Lesley Martin is a trustee of Dignity NZ, an organisation that backs the legalisation of voluntary euthanasia. Here she shares her views on the case of Margaret Page, who is trying to starve herself to death.
Margaret Page's decision to end her life by refusing food and fluids once again raises the sensitive issue of assisted dying.
As a picture paints a thousand words, the image of Margaret obtained by the Dominion Post on the evening of Day 10 of this arduous process gives us an insight into the ordeal that she and her family now face.
Already thin and fragile from chronic disability, with face set solidly against any intervention, Margaret has chosen to invoke her right under the Bill of Rights 1990 to refuse or withdraw medical treatment and refuse food and fluids according to her wishes.
To deny Margaret this right amounts to assault. Margaret has been assessed psychiatrically as being of competent mind. She has endured years of disability and dependency.
Death is inevitable for each and every one of us. So why are we all so upset that Margaret has chosen to enact her right?
Perhaps it is because we have been made aware of Margaret, and we would prefer that we not be witness to the many sad situations that unfold around us as a result of lack of legislation that would enable and govern assisted dying. We quite like the false security that ignorance affords.
Perhaps we sympathise with Barry Page, Margaret's ex-husband, albeit that in one breath he demands that the care facility where Margaret resides force-feed her (and thus extend her life) and in the next breath calls such facilities commercial enterprises preying on the dependency of their residents for financial profit. What are your motives Barry?
Perhaps we feel, and rightly so, that Margaret, being of sound mind and clearly having endured the good fight, should have access to better end-of-life options than starvation with its agonies both physical and emotional.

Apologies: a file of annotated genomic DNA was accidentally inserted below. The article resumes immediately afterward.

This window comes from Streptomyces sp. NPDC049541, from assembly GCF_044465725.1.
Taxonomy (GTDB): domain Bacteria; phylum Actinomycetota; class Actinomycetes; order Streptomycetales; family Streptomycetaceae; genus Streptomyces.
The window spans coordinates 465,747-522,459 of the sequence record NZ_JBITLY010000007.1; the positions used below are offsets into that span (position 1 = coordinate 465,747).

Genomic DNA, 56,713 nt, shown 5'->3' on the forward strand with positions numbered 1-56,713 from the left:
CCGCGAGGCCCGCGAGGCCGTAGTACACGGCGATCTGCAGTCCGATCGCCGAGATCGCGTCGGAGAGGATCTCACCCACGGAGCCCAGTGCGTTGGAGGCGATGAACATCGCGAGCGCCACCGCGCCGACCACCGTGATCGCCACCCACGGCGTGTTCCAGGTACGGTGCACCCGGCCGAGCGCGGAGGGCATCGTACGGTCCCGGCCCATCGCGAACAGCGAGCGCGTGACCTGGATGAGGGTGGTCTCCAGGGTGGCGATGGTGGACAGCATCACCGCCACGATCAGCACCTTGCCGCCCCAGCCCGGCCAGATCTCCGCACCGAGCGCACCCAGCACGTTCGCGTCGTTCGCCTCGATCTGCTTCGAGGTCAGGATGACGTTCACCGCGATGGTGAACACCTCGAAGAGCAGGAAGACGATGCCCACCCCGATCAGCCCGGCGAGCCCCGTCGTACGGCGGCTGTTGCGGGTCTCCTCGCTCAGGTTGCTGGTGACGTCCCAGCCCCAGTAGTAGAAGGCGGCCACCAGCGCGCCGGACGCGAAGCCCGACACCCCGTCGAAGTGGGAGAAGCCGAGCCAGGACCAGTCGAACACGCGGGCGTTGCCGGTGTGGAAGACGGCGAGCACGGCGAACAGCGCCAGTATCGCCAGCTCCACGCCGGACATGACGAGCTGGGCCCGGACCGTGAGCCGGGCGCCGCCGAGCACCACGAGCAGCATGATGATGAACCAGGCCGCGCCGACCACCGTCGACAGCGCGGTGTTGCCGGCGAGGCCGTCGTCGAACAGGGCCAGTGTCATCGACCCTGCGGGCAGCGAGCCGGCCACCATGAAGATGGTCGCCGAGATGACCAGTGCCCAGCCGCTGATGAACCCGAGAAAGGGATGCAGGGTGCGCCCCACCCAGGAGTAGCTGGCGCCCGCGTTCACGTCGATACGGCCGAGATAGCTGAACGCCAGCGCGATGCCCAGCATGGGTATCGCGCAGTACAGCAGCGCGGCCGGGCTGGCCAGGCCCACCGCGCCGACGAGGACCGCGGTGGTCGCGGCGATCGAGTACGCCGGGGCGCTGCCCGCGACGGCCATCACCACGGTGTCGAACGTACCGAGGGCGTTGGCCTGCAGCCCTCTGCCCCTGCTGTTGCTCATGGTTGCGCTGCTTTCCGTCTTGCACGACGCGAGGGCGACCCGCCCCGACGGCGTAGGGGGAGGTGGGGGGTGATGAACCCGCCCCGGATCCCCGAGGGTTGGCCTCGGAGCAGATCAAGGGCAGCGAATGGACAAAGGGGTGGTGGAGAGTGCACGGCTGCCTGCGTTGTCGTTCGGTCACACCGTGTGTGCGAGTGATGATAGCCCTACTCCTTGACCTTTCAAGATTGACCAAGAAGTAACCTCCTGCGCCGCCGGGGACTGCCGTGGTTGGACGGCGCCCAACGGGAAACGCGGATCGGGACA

Barry Page, acting in a minority opposition to the support surrounding Margaret has chosen to take a deeply personal journey and thrust it into the public domain, against his ex-wife's wishes. To what end?
Now we know that Margaret has undertaken a course of action that too many New Zealanders feel compelled to embrace because we continue to deny them humane assistance in dying under safeguarded legislation.
Now we will engage in a media-fuelled countdown towards Margaret's inevitable death - an offensive attention that no family should have to deal with on top of the stress of supporting Margaret through her journey.
Dignity NZ Trust proposes Dignity Havens as an equitable future choice for New Zealanders such as Margaret facing end-of-life choices. Dignity Havens providing both palliative care plus an option of legalized assistance in dying.
Dignity Havens that are legitimate, accountable, contained and responsible to the individual in the first instance, the family in the second and wider society as a whole.
Until such time as Dignity Havens are a reality for New Zealanders we can expect to meet Margaret again, and again, and again, and we may, just may, finally decide that our appetite for media sensationalism has soured and it is genuinely time to engage with this most complex of social reform issues. The challenge is ours to not just watch.